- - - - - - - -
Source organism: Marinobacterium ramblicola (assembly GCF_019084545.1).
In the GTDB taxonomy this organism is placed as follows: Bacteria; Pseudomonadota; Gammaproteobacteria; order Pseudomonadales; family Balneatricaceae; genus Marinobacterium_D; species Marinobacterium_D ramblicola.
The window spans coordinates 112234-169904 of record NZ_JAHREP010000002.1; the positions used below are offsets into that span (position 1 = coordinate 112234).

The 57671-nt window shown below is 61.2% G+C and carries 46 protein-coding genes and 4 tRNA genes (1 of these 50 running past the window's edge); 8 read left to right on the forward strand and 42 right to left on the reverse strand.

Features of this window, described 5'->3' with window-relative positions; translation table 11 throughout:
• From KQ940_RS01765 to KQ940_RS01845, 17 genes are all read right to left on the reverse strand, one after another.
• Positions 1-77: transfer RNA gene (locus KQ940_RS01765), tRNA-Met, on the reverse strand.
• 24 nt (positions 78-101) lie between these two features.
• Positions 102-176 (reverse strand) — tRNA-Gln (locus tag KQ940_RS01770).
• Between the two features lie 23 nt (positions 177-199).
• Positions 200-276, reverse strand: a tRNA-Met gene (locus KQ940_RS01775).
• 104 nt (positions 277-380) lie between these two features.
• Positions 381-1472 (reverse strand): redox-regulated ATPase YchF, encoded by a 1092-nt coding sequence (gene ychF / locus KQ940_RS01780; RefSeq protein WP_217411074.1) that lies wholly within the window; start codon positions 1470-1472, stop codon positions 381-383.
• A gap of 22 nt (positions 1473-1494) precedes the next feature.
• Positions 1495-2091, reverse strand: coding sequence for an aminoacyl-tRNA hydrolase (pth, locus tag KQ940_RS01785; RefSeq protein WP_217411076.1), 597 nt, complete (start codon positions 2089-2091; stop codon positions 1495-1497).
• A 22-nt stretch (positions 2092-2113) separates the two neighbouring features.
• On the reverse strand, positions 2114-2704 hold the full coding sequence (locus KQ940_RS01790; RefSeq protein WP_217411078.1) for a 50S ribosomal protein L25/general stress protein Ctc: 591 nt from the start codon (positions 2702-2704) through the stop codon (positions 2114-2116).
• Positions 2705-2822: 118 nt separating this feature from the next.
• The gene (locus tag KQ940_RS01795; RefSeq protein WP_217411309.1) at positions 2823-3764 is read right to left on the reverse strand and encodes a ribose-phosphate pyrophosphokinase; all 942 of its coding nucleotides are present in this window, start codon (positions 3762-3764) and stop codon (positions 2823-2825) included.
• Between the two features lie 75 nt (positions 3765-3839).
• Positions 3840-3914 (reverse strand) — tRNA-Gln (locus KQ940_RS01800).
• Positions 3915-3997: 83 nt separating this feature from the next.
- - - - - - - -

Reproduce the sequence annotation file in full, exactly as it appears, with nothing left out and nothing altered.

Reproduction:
Source organism: Marinobacterium ramblicola (assembly GCF_019084545.1).
In the GTDB taxonomy this organism is placed as follows: Bacteria; Pseudomonadota; Gammaproteobacteria; order Pseudomonadales; family Balneatricaceae; genus Marinobacterium_D; species Marinobacterium_D ramblicola.
The window spans coordinates 112234-169904 of record NZ_JAHREP010000002.1; the positions used below are offsets into that span (position 1 = coordinate 112234).

The 57671-nt window shown below is 61.2% G+C and carries 46 protein-coding genes and 4 tRNA genes (1 of these 50 running past the window's edge); 8 read left to right on the forward strand and 42 right to left on the reverse strand.

Features of this window, described 5'->3' with window-relative positions; translation table 11 throughout:
• From KQ940_RS01765 to KQ940_RS01845, 17 genes are all read right to left on the reverse strand, one after another.
• Positions 1-77: transfer RNA gene (locus KQ940_RS01765), tRNA-Met, on the reverse strand.
• 24 nt (positions 78-101) lie between these two features.
• Positions 102-176 (reverse strand) — tRNA-Gln (locus tag KQ940_RS01770).
• Between the two features lie 23 nt (positions 177-199).
• Positions 200-276, reverse strand: a tRNA-Met gene (locus KQ940_RS01775).
• 104 nt (positions 277-380) lie between these two features.
• Positions 381-1472 (reverse strand): redox-regulated ATPase YchF, encoded by a 1092-nt coding sequence (gene ychF / locus KQ940_RS01780; RefSeq protein WP_217411074.1) that lies wholly within the window; start codon positions 1470-1472, stop codon positions 381-383.
• A gap of 22 nt (positions 1473-1494) precedes the next feature.
• Positions 1495-2091, reverse strand: coding sequence for an aminoacyl-tRNA hydrolase (pth, locus tag KQ940_RS01785; RefSeq protein WP_217411076.1), 597 nt, complete (start codon positions 2089-2091; stop codon positions 1495-1497).
• A 22-nt stretch (positions 2092-2113) separates the two neighbouring features.
• On the reverse strand, positions 2114-2704 hold the full coding sequence (locus KQ940_RS01790; RefSeq protein WP_217411078.1) for a 50S ribosomal protein L25/general stress protein Ctc: 591 nt from the start codon (positions 2702-2704) through the stop codon (positions 2114-2116).
• Positions 2705-2822: 118 nt separating this feature from the next.
• The gene (locus tag KQ940_RS01795; RefSeq protein WP_217411309.1) at positions 2823-3764 is read right to left on the reverse strand and encodes a ribose-phosphate pyrophosphokinase; all 942 of its coding nucleotides are present in this window, start codon (positions 3762-3764) and stop codon (positions 2823-2825) included.
• Between the two features lie 75 nt (positions 3765-3839).
• Positions 3840-3914 (reverse strand) — tRNA-Gln (locus KQ940_RS01800).
• Positions 3915-3997: 83 nt separating this feature from the next.